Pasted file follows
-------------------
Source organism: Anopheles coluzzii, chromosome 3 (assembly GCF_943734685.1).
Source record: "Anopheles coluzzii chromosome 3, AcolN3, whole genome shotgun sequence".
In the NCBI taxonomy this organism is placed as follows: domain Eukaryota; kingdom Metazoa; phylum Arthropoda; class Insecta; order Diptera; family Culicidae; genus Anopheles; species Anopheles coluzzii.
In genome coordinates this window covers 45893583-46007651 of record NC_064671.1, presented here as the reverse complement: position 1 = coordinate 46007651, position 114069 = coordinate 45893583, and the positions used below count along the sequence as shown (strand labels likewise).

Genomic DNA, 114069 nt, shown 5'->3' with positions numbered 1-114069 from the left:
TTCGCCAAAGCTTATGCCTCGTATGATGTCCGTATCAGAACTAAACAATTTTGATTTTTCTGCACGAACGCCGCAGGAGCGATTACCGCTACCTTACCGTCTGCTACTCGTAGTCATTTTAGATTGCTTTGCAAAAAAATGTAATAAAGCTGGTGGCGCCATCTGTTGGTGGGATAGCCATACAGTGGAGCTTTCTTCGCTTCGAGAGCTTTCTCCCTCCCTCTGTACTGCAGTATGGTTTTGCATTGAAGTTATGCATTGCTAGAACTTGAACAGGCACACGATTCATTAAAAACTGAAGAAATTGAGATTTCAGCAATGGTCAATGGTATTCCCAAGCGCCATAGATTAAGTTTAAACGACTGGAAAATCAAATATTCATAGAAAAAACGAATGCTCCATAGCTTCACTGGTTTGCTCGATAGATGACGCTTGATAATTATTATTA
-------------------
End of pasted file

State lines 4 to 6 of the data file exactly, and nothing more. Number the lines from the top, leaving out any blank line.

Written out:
In genome coordinates this window covers 45893583-46007651 of record NC_064671.1, presented here as the reverse complement: position 1 = coordinate 46007651, position 114069 = coordinate 45893583, and the positions used below count along the sequence as shown (strand labels likewise).

Genomic DNA, 114069 nt, shown 5'->3' with positions numbered 1-114069 from the left:
TTCGCCAAAGCTTATGCCTCGTATGATGTCCGTATCAGAACTAAACAATTTTGATTTTTCTGCACGAACGCCGCAGGAGCGATTACCGCTACCTTACCGTCTGCTACTCGTAGTCATTTTAGATTGCTTTGCAAAAAAATGTAATAAAGCTGGTGGCGCCATCTGTTGGTGGGATAGCCATACAGTGGAGCTTTCTTCGCTTCGAGAGCTTTCTCCCTCCCTCTGTACTGCAGTATGGTTTTGCATTGAAGTTATGCATTGCTAGAACTTGAACAGGCACACGATTCATTAAAAACTGAAGAAATTGAGATTTCAGCAATGGTCAATGGTATTCCCAAGCGCCATAGATTAAGTTTAAACGACTGGAAAATCAAATATTCATAGAAAAAACGAATGCTCCATAGCTTCACTGGTTTGCTCGATAGATGACGCTTGATAATTATTATTA